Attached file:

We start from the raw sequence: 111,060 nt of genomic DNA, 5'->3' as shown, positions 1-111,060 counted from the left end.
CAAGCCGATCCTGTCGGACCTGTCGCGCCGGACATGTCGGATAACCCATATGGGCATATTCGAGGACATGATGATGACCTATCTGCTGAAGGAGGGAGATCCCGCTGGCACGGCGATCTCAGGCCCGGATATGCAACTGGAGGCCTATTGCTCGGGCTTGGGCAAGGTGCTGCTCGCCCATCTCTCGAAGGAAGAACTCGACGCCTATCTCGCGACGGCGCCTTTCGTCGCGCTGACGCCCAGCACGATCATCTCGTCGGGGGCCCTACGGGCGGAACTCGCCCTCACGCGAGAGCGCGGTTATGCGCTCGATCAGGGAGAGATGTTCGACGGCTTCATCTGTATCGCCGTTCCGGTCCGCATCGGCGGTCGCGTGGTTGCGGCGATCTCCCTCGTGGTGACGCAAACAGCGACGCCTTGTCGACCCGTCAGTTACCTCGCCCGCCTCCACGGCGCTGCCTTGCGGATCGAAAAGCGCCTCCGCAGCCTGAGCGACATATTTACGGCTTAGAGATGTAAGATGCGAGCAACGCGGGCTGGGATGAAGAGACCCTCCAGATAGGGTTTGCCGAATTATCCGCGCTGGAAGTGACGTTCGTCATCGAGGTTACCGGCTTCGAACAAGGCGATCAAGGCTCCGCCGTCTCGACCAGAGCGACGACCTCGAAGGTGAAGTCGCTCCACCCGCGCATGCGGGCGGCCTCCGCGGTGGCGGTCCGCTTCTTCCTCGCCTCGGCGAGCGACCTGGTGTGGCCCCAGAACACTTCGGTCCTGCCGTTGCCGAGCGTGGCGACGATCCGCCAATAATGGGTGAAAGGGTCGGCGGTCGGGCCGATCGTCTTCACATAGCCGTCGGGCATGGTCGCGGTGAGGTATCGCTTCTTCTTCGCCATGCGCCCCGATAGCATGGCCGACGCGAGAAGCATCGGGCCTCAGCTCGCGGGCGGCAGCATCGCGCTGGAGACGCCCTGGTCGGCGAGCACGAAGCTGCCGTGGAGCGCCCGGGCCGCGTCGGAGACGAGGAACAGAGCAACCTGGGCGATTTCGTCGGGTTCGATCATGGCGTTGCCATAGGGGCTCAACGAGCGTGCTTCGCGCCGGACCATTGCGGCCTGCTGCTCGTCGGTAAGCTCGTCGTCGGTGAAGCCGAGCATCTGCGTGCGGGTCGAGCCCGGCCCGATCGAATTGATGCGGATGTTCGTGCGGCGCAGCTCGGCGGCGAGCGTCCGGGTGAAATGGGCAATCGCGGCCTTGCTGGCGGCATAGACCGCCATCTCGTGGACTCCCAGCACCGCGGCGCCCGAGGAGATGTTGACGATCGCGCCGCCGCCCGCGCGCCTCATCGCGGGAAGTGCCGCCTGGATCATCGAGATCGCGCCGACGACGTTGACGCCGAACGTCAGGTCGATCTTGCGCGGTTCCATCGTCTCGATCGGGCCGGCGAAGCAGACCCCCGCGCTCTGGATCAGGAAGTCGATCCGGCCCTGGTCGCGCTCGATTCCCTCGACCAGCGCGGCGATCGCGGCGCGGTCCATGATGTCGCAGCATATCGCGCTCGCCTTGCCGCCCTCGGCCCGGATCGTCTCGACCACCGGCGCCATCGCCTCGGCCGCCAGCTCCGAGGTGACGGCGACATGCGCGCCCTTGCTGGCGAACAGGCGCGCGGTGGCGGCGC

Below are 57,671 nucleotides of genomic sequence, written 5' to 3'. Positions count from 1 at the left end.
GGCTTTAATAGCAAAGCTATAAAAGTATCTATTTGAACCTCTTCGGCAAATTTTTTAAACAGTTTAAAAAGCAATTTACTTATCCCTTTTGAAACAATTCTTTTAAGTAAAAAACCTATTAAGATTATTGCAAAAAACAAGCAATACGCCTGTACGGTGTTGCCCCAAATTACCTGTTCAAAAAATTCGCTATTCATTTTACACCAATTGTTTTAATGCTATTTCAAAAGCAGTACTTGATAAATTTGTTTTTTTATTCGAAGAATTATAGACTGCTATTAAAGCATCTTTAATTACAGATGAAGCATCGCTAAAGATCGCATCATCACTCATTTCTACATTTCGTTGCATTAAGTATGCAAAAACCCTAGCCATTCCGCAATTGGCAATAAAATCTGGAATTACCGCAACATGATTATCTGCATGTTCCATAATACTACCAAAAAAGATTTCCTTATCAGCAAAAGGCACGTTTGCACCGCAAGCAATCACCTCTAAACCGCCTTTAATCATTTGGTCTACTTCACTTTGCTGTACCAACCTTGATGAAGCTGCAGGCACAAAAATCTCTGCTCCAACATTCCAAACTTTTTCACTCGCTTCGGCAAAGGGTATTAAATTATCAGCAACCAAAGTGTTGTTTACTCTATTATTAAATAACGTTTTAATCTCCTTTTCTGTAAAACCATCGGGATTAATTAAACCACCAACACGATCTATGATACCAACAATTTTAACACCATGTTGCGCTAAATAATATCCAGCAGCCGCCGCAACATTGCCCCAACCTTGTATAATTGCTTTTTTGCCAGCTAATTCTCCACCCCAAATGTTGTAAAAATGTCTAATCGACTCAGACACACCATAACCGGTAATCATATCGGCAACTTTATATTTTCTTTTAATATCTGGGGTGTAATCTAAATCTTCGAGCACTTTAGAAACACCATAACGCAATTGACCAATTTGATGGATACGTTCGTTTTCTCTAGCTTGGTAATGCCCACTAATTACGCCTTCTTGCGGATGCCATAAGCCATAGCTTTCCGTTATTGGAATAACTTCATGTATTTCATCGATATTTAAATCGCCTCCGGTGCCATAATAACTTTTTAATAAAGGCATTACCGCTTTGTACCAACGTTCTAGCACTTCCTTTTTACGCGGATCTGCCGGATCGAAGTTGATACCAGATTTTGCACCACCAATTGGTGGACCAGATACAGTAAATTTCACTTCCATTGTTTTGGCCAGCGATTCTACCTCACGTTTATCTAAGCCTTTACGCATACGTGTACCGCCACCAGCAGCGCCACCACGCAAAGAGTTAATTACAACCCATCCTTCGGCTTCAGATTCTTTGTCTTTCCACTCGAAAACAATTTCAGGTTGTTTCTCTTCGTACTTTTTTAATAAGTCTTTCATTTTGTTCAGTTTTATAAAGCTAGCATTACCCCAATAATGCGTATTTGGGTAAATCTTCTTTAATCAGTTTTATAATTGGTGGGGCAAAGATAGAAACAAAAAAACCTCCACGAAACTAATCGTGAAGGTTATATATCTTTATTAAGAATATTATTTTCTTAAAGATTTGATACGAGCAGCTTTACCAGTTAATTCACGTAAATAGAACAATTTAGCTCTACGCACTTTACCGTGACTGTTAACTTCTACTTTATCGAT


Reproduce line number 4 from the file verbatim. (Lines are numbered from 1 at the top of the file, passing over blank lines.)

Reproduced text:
GGCTTTAATAGCAAAGCTATAAAAGTATCTATTTGAACCTCTTCGGCAAATTTTTTAAACAGTTTAAAAAGCAATTTACTTATCCCTTTTGAAACAATTCTTTTAAGTAAAAAACCTATTAAGATTATTGCAAAAAACAAGCAATACGCCTGTACGGTGTTGCCCCAAATTACCTGTTCAAAAAATTCGCTATTCATTTTACACCAATTGTTTTAATGCTATTTCAAAAGCAGTACTTGATAAATTTGTTTTTTTATTCGAAGAATTATAGACTGCTATTAAAGCATCTTTAATTACAGATGAAGCATCGCTAAAGATCGCATCATCACTCATTTCTACATTTCGTTGCATTAAGTATGCAAAAACCCTAGCCATTCCGCAATTGGCAATAAAATCTGGAATTACCGCAACATGATTATCTGCATGTTCCATAATACTACCAAAAAAGATTTCCTTATCAGCAAAAGGCACGTTTGCACCGCAAGCAATCACCTCTAAACCGCCTTTAATCATTTGGTCTACTTCACTTTGCTGTACCAACCTTGATGAAGCTGCAGGCACAAAAATCTCTGCTCCAACATTCCAAACTTTTTCACTCGCTTCGGCAAAGGGTATTAAATTATCAGCAACCAAAGTGTTGTTTACTCTATTATTAAATAACGTTTTAATCTCCTTTTCTGTAAAACCATCGGGATTAATTAAACCACCAACACGATCTATGATACCAACAATTTTAACACCATGTTGCGCTAAATAATATCCAGCAGCCGCCGCAACATTGCCCCAACCTTGTATAATTGCTTTTTTGCCAGCTAATTCTCCACCCCAAATGTTGTAAAAATGTCTAATCGACTCAGACACACCATAACCGGTAATCATATCGGCAACTTTATATTTTCTTTTAATATCTGGGGTGTAATCTAAATCTTCGAGCACTTTAGAAACACCATAACGCAATTGACCAATTTGATGGATACGTTCGTTTTCTCTAGCTTGGTAATGCCCACTAATTACGCCTTCTTGCGGATGCCATAAGCCATAGCTTTCCGTTATTGGAATAACTTCATGTATTTCATCGATATTTAAATCGCCTCCGGTGCCATAATAACTTTTTAATAAAGGCATTACCGCTTTGTACCAACGTTCTAGCACTTCCTTTTTACGCGGATCTGCCGGATCGAAGTTGATACCAGATTTTGCACCACCAATTGGTGGACCAGATACAGTAAATTTCACTTCCATTGTTTTGGCCAGCGATTCTACCTCACGTTTATCTAAGCCTTTACGCATACGTGTACCGCCACCAGCAGCGCCACCACGCAAAGAGTTAATTACAACCCATCCTTCGGCTTCAGATTCTTTGTCTTTCCACTCGAAAACAATTTCAGGTTGTTTCTCTTCGTACTTTTTTAATAAGTCTTTCATTTTGTTCAGTTTTATAAAGCTAGCATTACCCCAATAATGCGTATTTGGGTAAATCTTCTTTAATCAGTTTTATAATTGGTGGGGCAAAGATAGAAACAAAAAAACCTCCACGAAACTAATCGTGAAGGTTATATATCTTTATTAAGAATATTATTTTCTTAAAGATTTGATACGAGCAGCTTTACCAGTTAATTCACGTAAATAGAACAATTTAGCTCTACGCACTTTACCGTGACTGTTAACTTCTACTTTATCGAT